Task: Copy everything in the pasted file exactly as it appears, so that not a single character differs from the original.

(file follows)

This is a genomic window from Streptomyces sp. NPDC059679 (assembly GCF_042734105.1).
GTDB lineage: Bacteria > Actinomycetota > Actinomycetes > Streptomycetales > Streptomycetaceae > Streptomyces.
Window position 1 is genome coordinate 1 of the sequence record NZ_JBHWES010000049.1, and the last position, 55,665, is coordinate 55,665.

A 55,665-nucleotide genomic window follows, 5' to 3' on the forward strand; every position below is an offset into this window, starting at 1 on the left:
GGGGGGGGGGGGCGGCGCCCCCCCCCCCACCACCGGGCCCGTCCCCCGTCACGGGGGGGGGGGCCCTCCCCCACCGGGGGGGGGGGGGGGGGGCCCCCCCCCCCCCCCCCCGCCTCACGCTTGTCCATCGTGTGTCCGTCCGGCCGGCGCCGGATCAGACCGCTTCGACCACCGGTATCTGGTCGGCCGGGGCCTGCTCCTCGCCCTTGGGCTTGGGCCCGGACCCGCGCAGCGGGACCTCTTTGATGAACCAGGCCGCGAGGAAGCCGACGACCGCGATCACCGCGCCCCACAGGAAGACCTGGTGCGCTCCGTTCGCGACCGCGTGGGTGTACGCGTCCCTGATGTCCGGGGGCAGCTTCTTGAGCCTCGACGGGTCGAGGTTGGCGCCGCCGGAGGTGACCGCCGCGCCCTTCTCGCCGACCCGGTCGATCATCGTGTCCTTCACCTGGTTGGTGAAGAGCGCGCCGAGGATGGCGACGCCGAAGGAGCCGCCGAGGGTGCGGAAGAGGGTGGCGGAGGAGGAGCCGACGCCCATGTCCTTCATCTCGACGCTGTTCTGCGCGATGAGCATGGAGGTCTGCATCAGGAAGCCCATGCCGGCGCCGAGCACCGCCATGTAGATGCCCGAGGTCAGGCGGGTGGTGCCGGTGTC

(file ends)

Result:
This is a genomic window from Streptomyces sp. NPDC059679 (assembly GCF_042734105.1).
GTDB lineage: Bacteria > Actinomycetota > Actinomycetes > Streptomycetales > Streptomycetaceae > Streptomyces.
Window position 1 is genome coordinate 1 of the sequence record NZ_JBHWES010000049.1, and the last position, 55,665, is coordinate 55,665.

A 55,665-nucleotide genomic window follows, 5' to 3' on the forward strand; every position below is an offset into this window, starting at 1 on the left:
GGGGGGGGGGGGCGGCGCCCCCCCCCCCACCACCGGGCCCGTCCCCCGTCACGGGGGGGGGGGCCCTCCCCCACCGGGGGGGGGGGGGGGGGGCCCCCCCCCCCCCCCCCCGCCTCACGCTTGTCCATCGTGTGTCCGTCCGGCCGGCGCCGGATCAGACCGCTTCGACCACCGGTATCTGGTCGGCCGGGGCCTGCTCCTCGCCCTTGGGCTTGGGCCCGGACCCGCGCAGCGGGACCTCTTTGATGAACCAGGCCGCGAGGAAGCCGACGACCGCGATCACCGCGCCCCACAGGAAGACCTGGTGCGCTCCGTTCGCGACCGCGTGGGTGTACGCGTCCCTGATGTCCGGGGGCAGCTTCTTGAGCCTCGACGGGTCGAGGTTGGCGCCGCCGGAGGTGACCGCCGCGCCCTTCTCGCCGACCCGGTCGATCATCGTGTCCTTCACCTGGTTGGTGAAGAGCGCGCCGAGGATGGCGACGCCGAAGGAGCCGCCGAGGGTGCGGAAGAGGGTGGCGGAGGAGGAGCCGACGCCCATGTCCTTCATCTCGACGCTGTTCTGCGCGATGAGCATGGAGGTCTGCATCAGGAAGCCCATGCCGGCGCCGAGCACCGCCATGTAGATGCCCGAGGTCAGGCGGGTGGTGCCGGTGTC